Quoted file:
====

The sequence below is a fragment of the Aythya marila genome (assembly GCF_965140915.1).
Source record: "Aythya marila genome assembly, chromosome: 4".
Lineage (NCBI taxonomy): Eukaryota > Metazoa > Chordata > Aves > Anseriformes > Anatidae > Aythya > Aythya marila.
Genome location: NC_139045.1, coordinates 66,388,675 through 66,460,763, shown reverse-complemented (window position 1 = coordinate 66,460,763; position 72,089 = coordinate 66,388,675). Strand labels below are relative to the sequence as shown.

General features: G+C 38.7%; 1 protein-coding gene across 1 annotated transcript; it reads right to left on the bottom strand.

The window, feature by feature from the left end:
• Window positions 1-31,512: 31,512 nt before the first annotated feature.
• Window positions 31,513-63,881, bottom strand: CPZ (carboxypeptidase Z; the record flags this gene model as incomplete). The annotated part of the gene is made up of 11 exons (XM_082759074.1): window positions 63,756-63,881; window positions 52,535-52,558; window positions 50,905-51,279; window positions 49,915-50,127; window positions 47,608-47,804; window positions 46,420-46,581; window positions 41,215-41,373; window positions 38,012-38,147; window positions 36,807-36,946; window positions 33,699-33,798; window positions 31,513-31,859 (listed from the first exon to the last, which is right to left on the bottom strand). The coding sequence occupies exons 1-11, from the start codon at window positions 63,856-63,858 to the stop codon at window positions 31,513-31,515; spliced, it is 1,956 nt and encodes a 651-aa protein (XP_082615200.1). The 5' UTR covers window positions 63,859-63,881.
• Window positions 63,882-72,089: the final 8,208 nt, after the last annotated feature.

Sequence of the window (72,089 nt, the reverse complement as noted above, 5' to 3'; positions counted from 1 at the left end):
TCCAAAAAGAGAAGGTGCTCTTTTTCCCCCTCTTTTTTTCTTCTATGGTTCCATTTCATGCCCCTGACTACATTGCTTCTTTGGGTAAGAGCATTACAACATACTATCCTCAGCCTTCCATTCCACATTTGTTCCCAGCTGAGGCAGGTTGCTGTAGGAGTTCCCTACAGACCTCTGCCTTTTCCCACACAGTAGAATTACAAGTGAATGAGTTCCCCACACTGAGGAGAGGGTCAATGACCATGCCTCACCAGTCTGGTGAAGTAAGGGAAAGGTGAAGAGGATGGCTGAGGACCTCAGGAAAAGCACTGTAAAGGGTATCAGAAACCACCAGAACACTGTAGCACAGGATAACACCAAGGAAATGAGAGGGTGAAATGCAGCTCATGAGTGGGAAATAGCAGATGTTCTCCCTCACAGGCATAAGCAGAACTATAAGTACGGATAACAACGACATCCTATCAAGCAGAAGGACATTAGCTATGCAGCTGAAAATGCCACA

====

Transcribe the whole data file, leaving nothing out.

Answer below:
The sequence below is a fragment of the Aythya marila genome (assembly GCF_965140915.1).
Source record: "Aythya marila genome assembly, chromosome: 4".
Lineage (NCBI taxonomy): Eukaryota > Metazoa > Chordata > Aves > Anseriformes > Anatidae > Aythya > Aythya marila.
Genome location: NC_139045.1, coordinates 66,388,675 through 66,460,763, shown reverse-complemented (window position 1 = coordinate 66,460,763; position 72,089 = coordinate 66,388,675). Strand labels below are relative to the sequence as shown.

General features: G+C 38.7%; 1 protein-coding gene across 1 annotated transcript; it reads right to left on the bottom strand.

The window, feature by feature from the left end:
• Window positions 1-31,512: 31,512 nt before the first annotated feature.
• Window positions 31,513-63,881, bottom strand: CPZ (carboxypeptidase Z; the record flags this gene model as incomplete). The annotated part of the gene is made up of 11 exons (XM_082759074.1): window positions 63,756-63,881; window positions 52,535-52,558; window positions 50,905-51,279; window positions 49,915-50,127; window positions 47,608-47,804; window positions 46,420-46,581; window positions 41,215-41,373; window positions 38,012-38,147; window positions 36,807-36,946; window positions 33,699-33,798; window positions 31,513-31,859 (listed from the first exon to the last, which is right to left on the bottom strand). The coding sequence occupies exons 1-11, from the start codon at window positions 63,856-63,858 to the stop codon at window positions 31,513-31,515; spliced, it is 1,956 nt and encodes a 651-aa protein (XP_082615200.1). The 5' UTR covers window positions 63,859-63,881.
• Window positions 63,882-72,089: the final 8,208 nt, after the last annotated feature.

Sequence of the window (72,089 nt, the reverse complement as noted above, 5' to 3'; positions counted from 1 at the left end):
TCCAAAAAGAGAAGGTGCTCTTTTTCCCCCTCTTTTTTTCTTCTATGGTTCCATTTCATGCCCCTGACTACATTGCTTCTTTGGGTAAGAGCATTACAACATACTATCCTCAGCCTTCCATTCCACATTTGTTCCCAGCTGAGGCAGGTTGCTGTAGGAGTTCCCTACAGACCTCTGCCTTTTCCCACACAGTAGAATTACAAGTGAATGAGTTCCCCACACTGAGGAGAGGGTCAATGACCATGCCTCACCAGTCTGGTGAAGTAAGGGAAAGGTGAAGAGGATGGCTGAGGACCTCAGGAAAAGCACTGTAAAGGGTATCAGAAACCACCAGAACACTGTAGCACAGGATAACACCAAGGAAATGAGAGGGTGAAATGCAGCTCATGAGTGGGAAATAGCAGATGTTCTCCCTCACAGGCATAAGCAGAACTATAAGTACGGATAACAACGACATCCTATCAAGCAGAAGGACATTAGCTATGCAGCTGAAAATGCCACA